Many definitions and geographic delineations of the Black Belt have been made. One of the earliest and most frequently cited is that of educator Booker T. Washington, who wrote, in his 1901 autobiography, Up from Slavery:

The term was first used to designate a part of the country which was distinguished by the color of the soil. The part of the country possessing this thick, dark, and naturally rich soil was, of course, the part of the South where the slaves were most profitable, and consequently they were taken there in the largest numbers. Later and especially since the war, the term seems to be used wholly in a political sense—that is, to designate the counties where the black people outnumber the white.

Scholar W. E. B. Du Bois also wrote about the Black Belt in his 1903 book, The Souls of Black Folk, describing the culture of rural Georgia.

In 1936, prior to the large population shift of the Second Great Migration (African American) from the 1940s to the 1960s, the sociologist Arthur Raper described the Black Belt as some 200 plantation counties with blacks representing more than 50% of the population, lying "in a crescent from Virginia to Texas".[5] The University of Alabama also classifies "roughly 200 counties" as comprising the Black Belt.[6]

The US Census reported that in 2000, the United States had 96 counties with a black population percentage of more than 50%. 95 of these were located across the Coastal and Lowland South in a loose arc related to traditional areas of plantation agriculture, including the Mississippi Delta.[7]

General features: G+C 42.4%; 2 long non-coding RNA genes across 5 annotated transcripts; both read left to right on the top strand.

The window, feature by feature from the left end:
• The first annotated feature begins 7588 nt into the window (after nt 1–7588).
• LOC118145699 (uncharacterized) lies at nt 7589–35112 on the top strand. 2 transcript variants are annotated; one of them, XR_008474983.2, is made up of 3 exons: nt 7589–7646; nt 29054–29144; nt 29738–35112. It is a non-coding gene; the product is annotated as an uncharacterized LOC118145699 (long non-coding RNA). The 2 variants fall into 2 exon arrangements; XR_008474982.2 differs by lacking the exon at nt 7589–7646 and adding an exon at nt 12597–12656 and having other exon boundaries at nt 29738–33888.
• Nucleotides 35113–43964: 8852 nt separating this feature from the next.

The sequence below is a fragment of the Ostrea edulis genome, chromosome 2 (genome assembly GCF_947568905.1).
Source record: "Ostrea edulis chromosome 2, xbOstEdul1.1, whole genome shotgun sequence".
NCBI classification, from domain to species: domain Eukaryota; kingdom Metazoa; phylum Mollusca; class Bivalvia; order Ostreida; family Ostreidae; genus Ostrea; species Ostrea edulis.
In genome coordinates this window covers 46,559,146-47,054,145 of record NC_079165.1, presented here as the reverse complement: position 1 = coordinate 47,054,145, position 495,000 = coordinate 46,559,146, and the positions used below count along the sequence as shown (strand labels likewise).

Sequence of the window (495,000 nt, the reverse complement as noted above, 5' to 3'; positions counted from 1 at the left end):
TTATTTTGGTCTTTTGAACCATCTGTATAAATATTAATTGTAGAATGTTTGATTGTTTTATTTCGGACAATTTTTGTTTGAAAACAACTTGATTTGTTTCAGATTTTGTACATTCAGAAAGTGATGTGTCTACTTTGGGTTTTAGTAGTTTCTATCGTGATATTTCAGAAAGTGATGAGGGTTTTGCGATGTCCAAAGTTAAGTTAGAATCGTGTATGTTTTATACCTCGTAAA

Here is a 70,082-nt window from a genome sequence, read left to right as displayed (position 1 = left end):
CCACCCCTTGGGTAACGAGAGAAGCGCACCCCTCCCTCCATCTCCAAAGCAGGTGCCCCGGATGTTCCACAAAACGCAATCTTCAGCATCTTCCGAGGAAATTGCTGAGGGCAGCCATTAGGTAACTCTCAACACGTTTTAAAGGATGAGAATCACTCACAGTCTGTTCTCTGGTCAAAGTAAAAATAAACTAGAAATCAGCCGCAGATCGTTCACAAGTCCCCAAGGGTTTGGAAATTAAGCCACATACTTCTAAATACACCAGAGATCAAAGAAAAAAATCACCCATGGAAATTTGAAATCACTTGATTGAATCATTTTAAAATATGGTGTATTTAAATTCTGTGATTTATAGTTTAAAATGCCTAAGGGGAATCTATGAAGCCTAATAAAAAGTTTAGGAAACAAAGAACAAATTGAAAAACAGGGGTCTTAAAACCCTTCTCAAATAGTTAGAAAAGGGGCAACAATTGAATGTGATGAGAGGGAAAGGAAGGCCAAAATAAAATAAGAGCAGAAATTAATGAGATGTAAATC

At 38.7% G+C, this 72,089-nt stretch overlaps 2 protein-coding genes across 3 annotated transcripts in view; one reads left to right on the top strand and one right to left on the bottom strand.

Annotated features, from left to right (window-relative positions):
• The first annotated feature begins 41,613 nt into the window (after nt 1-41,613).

The United States Department of Agriculture in 2000 proposed creating a federal regional commission, similar to the Appalachian Regional Commission, to address the social and economic problems of the Black Belt. It defined the region, called the Southern Black Belt, as a patchwork of 623 counties scattered throughout the South.[8][9]

Communists and the Black Belt[edit]

Throughout US history, several revolutionary organizations have sought to promote control of the Black Belt as a separate political nation within the United States. The Communist Party USA (CPUSA) was the first to suggest that African Americans in the Black Belt constituted an oppressed nation, and that they should be allowed to vote on self-determination, as had populations following World War I under rules of the League of Nations. After fierce debate in the Sixth World Congress of the Communist International (Comintern) in 1928, the CPUSA officially adopted a plan for self-determination for an African-American nation in the Black Belt.[10]

Although Josef Stalin was the leader of the Communist Party of the Soviet Union at the time and the architect of the Comintern's line on the national question, the Black Belt national question drew its roots from Lenin, who identified what he described as an African-American nation in the southern US.[11] American activist Harry Haywood is generally recognized as the principal theoretician of the CPUSA's Black Belt line.[12]

The CPUSA's application of the national question led to large-scale party growth in the US South. But the party was also involved in organizing agricultural workers and supporting African-American civil rights, which were more important to most blacks. In Alabama, for instance, the Party organized the Share Croppers Union (SCU) in 1931, which grew to "a membership of nearly 2,000 organized in 73 locals, 80 women's auxiliaries, and 30 youth groups."[13] The SCU was openly organized by Alabama communists, and while it drew substantial support from the African-American community, it was subject to a harsh crackdown by state and non-state actors.[14] Nevertheless,

"the SCU claimed some substantial victories. On most of the plantations affected, the union won at least seventy-five cents per one hundred pounds, and in areas not affected by the strike, landlords reportedly increased wages from thirty-five cents per hundred pounds to fifty cents or more in order to avert the spread of the strike."[15]